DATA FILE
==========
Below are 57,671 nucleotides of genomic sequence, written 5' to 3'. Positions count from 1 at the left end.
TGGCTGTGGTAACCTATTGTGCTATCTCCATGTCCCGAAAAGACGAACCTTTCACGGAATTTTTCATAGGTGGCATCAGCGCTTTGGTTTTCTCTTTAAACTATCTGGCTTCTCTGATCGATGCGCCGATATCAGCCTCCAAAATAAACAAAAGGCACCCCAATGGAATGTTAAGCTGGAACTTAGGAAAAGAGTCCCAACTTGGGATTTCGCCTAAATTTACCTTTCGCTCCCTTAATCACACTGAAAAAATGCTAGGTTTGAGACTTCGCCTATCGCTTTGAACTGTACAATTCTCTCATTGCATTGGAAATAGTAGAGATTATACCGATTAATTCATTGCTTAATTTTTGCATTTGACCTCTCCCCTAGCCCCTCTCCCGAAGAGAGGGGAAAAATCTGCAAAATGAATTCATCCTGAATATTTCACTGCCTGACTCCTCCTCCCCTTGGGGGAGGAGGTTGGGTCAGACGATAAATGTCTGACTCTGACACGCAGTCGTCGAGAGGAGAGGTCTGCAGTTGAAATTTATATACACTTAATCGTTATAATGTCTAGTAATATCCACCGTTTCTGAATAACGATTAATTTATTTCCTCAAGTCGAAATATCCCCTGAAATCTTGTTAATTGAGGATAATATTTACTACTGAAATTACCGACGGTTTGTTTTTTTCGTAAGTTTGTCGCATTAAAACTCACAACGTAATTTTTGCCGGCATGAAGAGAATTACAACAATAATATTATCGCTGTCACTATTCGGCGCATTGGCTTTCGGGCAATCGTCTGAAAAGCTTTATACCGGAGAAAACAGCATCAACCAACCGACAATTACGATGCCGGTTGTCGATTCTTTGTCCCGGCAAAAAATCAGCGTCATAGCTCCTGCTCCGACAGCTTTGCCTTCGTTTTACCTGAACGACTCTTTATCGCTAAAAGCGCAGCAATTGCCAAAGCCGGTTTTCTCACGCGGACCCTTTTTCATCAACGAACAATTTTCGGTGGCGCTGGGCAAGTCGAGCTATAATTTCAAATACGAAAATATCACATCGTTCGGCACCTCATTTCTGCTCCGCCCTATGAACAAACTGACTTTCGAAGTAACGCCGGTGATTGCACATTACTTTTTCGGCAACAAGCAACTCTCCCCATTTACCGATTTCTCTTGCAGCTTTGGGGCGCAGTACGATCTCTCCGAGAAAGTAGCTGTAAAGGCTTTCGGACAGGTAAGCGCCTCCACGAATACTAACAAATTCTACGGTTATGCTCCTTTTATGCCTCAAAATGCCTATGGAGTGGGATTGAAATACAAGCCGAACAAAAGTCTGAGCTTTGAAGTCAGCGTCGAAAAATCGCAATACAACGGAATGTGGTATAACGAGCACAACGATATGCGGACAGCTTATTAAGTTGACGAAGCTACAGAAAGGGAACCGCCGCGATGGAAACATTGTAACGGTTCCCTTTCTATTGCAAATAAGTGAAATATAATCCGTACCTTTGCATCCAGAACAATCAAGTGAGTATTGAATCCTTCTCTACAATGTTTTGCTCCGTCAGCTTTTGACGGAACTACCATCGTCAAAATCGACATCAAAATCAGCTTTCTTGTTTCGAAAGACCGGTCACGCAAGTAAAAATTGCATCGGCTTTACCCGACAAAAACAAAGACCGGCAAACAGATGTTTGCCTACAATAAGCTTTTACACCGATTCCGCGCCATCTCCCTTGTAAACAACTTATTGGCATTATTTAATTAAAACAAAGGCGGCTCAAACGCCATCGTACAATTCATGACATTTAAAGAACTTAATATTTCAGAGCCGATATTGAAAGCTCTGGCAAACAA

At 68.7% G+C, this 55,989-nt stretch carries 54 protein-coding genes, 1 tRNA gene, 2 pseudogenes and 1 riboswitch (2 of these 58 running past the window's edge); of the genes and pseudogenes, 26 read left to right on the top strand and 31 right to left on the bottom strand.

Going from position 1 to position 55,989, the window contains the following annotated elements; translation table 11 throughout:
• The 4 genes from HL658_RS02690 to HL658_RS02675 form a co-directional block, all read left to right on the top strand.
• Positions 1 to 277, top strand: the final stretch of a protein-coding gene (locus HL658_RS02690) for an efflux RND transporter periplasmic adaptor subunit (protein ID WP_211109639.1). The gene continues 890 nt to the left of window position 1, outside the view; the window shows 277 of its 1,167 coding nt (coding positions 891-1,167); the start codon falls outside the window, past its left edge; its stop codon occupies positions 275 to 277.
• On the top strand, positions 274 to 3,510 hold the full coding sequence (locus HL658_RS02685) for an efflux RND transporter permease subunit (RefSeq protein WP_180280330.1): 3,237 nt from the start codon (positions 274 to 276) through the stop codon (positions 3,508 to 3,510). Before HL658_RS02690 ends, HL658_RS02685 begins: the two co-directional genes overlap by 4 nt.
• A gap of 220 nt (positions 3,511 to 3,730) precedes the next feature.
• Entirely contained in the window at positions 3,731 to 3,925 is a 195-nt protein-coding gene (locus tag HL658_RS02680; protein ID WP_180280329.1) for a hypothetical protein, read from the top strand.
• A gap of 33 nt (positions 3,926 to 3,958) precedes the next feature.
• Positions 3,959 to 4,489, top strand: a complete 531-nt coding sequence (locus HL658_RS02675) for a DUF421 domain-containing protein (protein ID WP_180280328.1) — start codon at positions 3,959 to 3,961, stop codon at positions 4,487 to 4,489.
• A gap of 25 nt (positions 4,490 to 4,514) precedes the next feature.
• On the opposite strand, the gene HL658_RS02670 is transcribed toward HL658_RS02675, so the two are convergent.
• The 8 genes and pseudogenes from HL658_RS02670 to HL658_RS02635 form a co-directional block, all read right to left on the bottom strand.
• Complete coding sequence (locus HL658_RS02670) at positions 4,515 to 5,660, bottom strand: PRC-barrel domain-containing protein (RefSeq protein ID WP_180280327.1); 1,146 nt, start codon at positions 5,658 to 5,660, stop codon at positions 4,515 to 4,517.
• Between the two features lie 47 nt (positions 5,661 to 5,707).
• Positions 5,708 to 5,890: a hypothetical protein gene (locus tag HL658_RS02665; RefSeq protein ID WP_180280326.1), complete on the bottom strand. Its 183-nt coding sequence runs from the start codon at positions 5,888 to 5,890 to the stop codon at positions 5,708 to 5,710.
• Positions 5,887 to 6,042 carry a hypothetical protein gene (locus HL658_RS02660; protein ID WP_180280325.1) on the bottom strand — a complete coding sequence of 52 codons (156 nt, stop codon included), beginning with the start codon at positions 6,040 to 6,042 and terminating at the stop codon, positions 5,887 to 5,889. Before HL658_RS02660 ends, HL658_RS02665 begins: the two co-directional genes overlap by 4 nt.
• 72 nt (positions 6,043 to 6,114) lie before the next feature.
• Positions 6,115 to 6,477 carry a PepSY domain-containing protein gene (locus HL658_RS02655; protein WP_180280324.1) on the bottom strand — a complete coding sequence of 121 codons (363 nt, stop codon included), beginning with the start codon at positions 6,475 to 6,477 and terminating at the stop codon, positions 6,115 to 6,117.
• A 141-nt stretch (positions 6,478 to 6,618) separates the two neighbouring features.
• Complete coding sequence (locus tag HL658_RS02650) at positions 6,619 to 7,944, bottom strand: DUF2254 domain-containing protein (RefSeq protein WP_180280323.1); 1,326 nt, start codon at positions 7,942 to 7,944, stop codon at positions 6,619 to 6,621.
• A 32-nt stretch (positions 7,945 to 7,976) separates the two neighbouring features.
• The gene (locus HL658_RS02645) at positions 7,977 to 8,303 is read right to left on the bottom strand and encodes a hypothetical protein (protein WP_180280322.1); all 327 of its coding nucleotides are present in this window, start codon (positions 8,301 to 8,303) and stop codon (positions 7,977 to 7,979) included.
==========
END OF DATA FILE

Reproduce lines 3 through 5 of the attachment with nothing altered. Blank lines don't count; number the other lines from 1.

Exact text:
At 68.7% G+C, this 55,989-nt stretch carries 54 protein-coding genes, 1 tRNA gene, 2 pseudogenes and 1 riboswitch (2 of these 58 running past the window's edge); of the genes and pseudogenes, 26 read left to right on the top strand and 31 right to left on the bottom strand.

Going from position 1 to position 55,989, the window contains the following annotated elements; translation table 11 throughout:
• The 4 genes from HL658_RS02690 to HL658_RS02675 form a co-directional block, all read left to right on the top strand.